Rebuilding collective prosperity - a charter for
"saying to the people of Scotland
that we will not stand idly by while attempts
are made to make the many pay for the
greed and folly of a wealthy few"
The STUC launched its election charter
for public services, calling on all parties to sign
up to a strategy to protect services and build out
of the recession.
UNISON's Matt Smith, on behalf of
the STUC General Council, told delegates, "The
provision of decent sustainable accessible and accountable
public services lies at the very heart of our society.
Without them we are all the poorer; with them we
can all go forward with confidence."
But they were under attack as never
before. "Not because our public services have
failed - they have not not because the need has
gone away - it is increasing not because their provision
cannot be afforded - we are a rich nation
"They are under threat because
of the activities of a few who probably despise
public provision. Who finance their own needs from
the bonuses they extort who care little about accountability
who couldn't care less about the needs of others",
And the only answer the politicians
seem to have is cuts. Bit cuts have consequences,
said Matt. "Consequences like a double dip
recession. As the only engine of economic growth
we currently have is run down. Consequences of ever
increasing unemployment as people move go from working
in the day centre to signing on at the job centre.
Consequences of decreased revenue from taxation
as people move from earning wages to claiming benefits.
Consequences of increased expenditure to support
unemployment. An ever downward spiral."
Matt urged support for the STUC Charter
for Public Services in the run up to the election.
A charter which says
· we should value those who work in
our public services and ensure that they are adequately
recompensed for the work they do.
· there should be an overhaul of the
tax system to support public services - "for
example let's rid ourselves of the pointless Council
Tax Freeze", said Matt.
· we need to recognise the key role
of the public sector as an economic generator ·
PFI/PPP and the Scottish Futures Trust should be
abandoned in favour of a Scottish Investment Bank
· privatisation, outsourcing and other
models should be stopped in favour of democratic
and accountable provision
· recognise the value of the voluntary
sector and ensure adequate and sustainable funding.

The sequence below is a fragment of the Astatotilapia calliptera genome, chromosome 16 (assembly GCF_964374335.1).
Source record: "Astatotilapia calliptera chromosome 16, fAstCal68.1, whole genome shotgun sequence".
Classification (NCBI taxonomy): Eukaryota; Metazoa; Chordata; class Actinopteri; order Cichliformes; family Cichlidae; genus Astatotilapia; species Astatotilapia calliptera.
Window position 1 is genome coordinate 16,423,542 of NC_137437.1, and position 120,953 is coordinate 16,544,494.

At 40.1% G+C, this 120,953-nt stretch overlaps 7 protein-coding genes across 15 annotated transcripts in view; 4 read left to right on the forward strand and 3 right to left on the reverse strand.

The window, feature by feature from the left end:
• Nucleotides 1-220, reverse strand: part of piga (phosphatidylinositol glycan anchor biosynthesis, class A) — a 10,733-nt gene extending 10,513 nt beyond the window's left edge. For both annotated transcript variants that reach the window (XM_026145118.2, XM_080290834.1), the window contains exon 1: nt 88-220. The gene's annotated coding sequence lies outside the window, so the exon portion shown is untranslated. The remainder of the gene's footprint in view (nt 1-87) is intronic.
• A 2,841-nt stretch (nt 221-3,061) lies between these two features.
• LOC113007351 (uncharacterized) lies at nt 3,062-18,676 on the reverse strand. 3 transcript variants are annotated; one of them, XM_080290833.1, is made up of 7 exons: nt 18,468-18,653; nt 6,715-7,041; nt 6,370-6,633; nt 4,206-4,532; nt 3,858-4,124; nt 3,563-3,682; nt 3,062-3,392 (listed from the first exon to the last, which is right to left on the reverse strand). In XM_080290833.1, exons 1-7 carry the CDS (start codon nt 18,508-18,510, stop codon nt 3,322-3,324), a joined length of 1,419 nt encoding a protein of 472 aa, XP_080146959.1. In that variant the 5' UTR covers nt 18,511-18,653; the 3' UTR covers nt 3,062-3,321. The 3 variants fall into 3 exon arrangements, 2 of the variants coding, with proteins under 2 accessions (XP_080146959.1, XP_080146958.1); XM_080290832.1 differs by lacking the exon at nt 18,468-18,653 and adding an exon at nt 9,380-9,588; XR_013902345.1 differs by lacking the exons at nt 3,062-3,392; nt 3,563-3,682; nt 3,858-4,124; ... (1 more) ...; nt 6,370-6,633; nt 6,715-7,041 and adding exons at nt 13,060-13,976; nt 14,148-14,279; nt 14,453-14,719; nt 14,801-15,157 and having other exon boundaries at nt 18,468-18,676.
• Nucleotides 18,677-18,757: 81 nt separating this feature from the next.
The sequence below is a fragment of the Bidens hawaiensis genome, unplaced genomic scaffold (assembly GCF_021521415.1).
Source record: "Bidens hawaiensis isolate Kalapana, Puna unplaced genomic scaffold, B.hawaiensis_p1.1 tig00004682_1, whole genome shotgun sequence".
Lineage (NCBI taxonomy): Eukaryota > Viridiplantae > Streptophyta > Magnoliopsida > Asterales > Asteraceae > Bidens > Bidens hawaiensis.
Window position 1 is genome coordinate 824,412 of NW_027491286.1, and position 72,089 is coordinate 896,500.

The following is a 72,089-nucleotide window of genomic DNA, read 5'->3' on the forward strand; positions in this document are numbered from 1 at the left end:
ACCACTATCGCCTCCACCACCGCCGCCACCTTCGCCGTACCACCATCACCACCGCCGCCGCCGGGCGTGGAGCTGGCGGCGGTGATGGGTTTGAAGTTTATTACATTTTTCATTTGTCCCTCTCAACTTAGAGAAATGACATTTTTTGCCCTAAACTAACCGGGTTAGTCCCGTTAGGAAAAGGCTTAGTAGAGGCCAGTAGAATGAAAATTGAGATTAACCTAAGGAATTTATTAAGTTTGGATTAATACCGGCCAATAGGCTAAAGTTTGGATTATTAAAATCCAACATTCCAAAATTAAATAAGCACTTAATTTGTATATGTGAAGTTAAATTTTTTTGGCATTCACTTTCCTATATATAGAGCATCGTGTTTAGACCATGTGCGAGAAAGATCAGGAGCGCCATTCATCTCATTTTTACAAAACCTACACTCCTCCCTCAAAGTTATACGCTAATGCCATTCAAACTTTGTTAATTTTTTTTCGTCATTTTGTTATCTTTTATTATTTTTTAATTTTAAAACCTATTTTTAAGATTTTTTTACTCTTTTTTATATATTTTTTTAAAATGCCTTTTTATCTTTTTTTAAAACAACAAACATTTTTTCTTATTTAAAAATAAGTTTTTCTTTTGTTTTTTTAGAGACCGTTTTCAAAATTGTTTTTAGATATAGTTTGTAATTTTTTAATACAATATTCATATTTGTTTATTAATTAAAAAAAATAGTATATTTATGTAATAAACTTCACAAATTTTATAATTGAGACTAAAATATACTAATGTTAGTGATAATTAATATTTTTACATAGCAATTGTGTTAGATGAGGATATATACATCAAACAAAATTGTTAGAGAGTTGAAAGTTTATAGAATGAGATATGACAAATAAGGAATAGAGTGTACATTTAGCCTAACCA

"In passing this today you are
helping to set our agenda for the year ahead and
beyond", said Matt. "And saying to the
people of Scotland that we will not stand idly by
while attempts are made to make the many pay for
the greed and folly of a wealthy few".
UNISON's Barbara Fulton waded in behind
Matt to stress, "Let's be clear about why this
composite is necessary. It's not because of a failure
on the part of public services or the people that
provide them, it is the banks who are at fault -
"Untold billions of pounds have
been spent bailing out the financial sector. It
is wrong that the people who rely on public services
should have to face cutbacks because of the greed
and folly of bankers."
Cutting public spending will just
make the recession worse, added Barbara.
"Right now, public spending is
the only engine of growth we have. Cutting back
now will jeopardise even the slight recovery we
have. Investing in public services also helps local
jobs and businesses - for every pound spent, 64
pence is recycled into the local economy. If you
do the same calculation for tax cuts the figure
is more like 25 pence.
"Every effort should be made
to maintain current levels of support and public
spending. And you know what - the country can afford
it Britain isn't broken - public services make sure
"Cuts in Scotland can be avoided
The budget of the Scottish Government is going down
by 0.7 per cent and this is being used to justify
cut backs. But the impact of any cash shortfall
is being intensified by choices that the SNP government
are making. The accumulated cost of the Council
Tax freeze will be £210m in 2010-11. That's money
our public services need."
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